Lew is an American expat living in Honduras. A former gold assayer, he is now a photographer and conservator of Central American culture.
Easter is the most observed holiday of the year in Latin America, and the grandest of religious holidays among Catholics. Although celebrated in much the same way everywhere, Honduras gives Semana Santa her own special twists.
In Honduras, Easter Is a Week
In Honduras, Easter is not a day, but a full week. Everything comes to a standstill, and streets that would normally be full of bumper-to-bumper traffic are deserted. Pedestrians no longer have to play the human version of “Frogger” to cross the streets, but there are few pedestrians.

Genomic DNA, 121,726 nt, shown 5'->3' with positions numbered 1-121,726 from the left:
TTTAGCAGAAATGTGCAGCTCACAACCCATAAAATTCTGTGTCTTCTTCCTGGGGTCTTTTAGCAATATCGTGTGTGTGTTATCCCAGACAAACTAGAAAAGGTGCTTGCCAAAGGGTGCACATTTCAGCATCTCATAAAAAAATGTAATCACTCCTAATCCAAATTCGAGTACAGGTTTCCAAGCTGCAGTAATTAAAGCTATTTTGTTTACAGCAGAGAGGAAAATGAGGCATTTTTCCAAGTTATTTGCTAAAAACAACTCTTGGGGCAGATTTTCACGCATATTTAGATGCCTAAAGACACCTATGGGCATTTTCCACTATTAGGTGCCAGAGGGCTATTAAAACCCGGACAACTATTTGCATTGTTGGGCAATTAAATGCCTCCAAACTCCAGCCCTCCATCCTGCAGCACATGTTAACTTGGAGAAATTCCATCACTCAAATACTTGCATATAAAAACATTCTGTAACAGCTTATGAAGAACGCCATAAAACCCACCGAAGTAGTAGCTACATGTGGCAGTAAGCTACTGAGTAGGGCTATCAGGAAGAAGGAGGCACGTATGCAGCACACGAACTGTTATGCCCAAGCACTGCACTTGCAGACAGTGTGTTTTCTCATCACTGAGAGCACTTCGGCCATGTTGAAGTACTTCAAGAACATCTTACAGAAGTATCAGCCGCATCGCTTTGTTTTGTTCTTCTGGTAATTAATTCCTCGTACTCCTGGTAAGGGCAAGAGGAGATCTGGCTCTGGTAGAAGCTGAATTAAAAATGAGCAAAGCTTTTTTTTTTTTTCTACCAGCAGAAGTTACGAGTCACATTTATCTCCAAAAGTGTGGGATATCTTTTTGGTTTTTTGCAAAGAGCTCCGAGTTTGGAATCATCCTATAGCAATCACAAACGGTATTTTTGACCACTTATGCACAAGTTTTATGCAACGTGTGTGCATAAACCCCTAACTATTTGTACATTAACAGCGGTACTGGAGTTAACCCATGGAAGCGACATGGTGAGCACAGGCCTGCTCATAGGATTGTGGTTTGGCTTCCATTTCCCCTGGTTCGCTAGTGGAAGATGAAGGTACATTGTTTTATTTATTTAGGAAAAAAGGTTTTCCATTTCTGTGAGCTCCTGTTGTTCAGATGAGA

If you have something scheduled for that week that needs government help, you must plan ahead or plan to be late. The whole system comes to a standstill from Palm Sunday until the Monday after Easter. Some leading commercial businesses will be open for half the week, and a few services like police, fire, and hospitals will be available, but after Wednesday at noon, you're on your own. For one week of the year, most of the city is like a ghost town.
There are two schools of thought about Semana Santa: the secular and the Catholic. In Tegucigalpa, they seem to divide the populace just about in half. The streets are empty because the secular half has fled the city for the north-shore beaches. The devout half is down on Avenida Cervantes preparing the Alfombra or awaiting the Procession.